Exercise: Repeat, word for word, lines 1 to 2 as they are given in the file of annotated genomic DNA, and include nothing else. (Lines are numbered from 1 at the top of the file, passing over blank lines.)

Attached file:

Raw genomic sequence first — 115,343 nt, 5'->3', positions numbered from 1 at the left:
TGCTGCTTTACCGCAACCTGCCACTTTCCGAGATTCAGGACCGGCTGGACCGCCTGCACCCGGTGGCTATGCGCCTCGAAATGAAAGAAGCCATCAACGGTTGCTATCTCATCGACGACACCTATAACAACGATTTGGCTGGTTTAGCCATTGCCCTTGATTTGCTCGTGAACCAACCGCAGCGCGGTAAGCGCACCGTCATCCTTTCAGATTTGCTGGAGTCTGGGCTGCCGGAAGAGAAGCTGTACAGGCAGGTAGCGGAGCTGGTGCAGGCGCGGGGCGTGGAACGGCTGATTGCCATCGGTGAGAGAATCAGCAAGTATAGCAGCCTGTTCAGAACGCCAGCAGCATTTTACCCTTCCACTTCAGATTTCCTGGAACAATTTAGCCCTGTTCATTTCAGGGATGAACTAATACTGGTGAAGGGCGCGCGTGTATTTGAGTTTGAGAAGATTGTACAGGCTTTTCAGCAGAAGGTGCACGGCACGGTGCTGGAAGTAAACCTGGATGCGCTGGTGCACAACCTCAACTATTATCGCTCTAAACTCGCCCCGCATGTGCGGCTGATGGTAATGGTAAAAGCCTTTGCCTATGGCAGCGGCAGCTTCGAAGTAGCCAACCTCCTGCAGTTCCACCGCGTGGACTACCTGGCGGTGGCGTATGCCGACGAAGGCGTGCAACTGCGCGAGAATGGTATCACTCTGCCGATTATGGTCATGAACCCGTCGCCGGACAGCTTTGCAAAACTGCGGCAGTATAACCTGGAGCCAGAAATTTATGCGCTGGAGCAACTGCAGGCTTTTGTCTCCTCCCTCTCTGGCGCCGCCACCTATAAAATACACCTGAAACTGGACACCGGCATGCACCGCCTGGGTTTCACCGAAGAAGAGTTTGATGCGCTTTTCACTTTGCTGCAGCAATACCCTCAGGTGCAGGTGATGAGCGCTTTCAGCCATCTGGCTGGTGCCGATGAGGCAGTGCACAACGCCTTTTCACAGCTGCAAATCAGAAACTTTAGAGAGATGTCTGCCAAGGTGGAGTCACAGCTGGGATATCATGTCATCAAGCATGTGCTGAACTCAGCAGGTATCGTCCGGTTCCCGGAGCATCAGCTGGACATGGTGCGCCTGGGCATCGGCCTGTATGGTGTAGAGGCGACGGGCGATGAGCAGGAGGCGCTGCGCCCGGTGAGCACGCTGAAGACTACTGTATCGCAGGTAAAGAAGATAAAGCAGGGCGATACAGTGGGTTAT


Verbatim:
Raw genomic sequence first — 115,343 nt, 5'->3', positions numbered from 1 at the left:
TGCTGCTTTACCGCAACCTGCCACTTTCCGAGATTCAGGACCGGCTGGACCGCCTGCACCCGGTGGCTATGCGCCTCGAAATGAAAGAAGCCATCAACGGTTGCTATCTCATCGACGACACCTATAACAACGATTTGGCTGGTTTAGCCATTGCCCTTGATTTGCTCGTGAACCAACCGCAGCGCGGTAAGCGCACCGTCATCCTTTCAGATTTGCTGGAGTCTGGGCTGCCGGAAGAGAAGCTGTACAGGCAGGTAGCGGAGCTGGTGCAGGCGCGGGGCGTGGAACGGCTGATTGCCATCGGTGAGAGAATCAGCAAGTATAGCAGCCTGTTCAGAACGCCAGCAGCATTTTACCCTTCCACTTCAGATTTCCTGGAACAATTTAGCCCTGTTCATTTCAGGGATGAACTAATACTGGTGAAGGGCGCGCGTGTATTTGAGTTTGAGAAGATTGTACAGGCTTTTCAGCAGAAGGTGCACGGCACGGTGCTGGAAGTAAACCTGGATGCGCTGGTGCACAACCTCAACTATTATCGCTCTAAACTCGCCCCGCATGTGCGGCTGATGGTAATGGTAAAAGCCTTTGCCTATGGCAGCGGCAGCTTCGAAGTAGCCAACCTCCTGCAGTTCCACCGCGTGGACTACCTGGCGGTGGCGTATGCCGACGAAGGCGTGCAACTGCGCGAGAATGGTATCACTCTGCCGATTATGGTCATGAACCCGTCGCCGGACAGCTTTGCAAAACTGCGGCAGTATAACCTGGAGCCAGAAATTTATGCGCTGGAGCAACTGCAGGCTTTTGTCTCCTCCCTCTCTGGCGCCGCCACCTATAAAATACACCTGAAACTGGACACCGGCATGCACCGCCTGGGTTTCACCGAAGAAGAGTTTGATGCGCTTTTCACTTTGCTGCAGCAATACCCTCAGGTGCAGGTGATGAGCGCTTTCAGCCATCTGGCTGGTGCCGATGAGGCAGTGCACAACGCCTTTTCACAGCTGCAAATCAGAAACTTTAGAGAGATGTCTGCCAAGGTGGAGTCACAGCTGGGATATCATGTCATCAAGCATGTGCTGAACTCAGCAGGTATCGTCCGGTTCCCGGAGCATCAGCTGGACATGGTGCGCCTGGGCATCGGCCTGTATGGTGTAGAGGCGACGGGCGATGAGCAGGAGGCGCTGCGCCCGGTGAGCACGCTGAAGACTACTGTATCGCAGGTAAAGAAGATAAAGCAGGGCGATACAGTGGGTTAT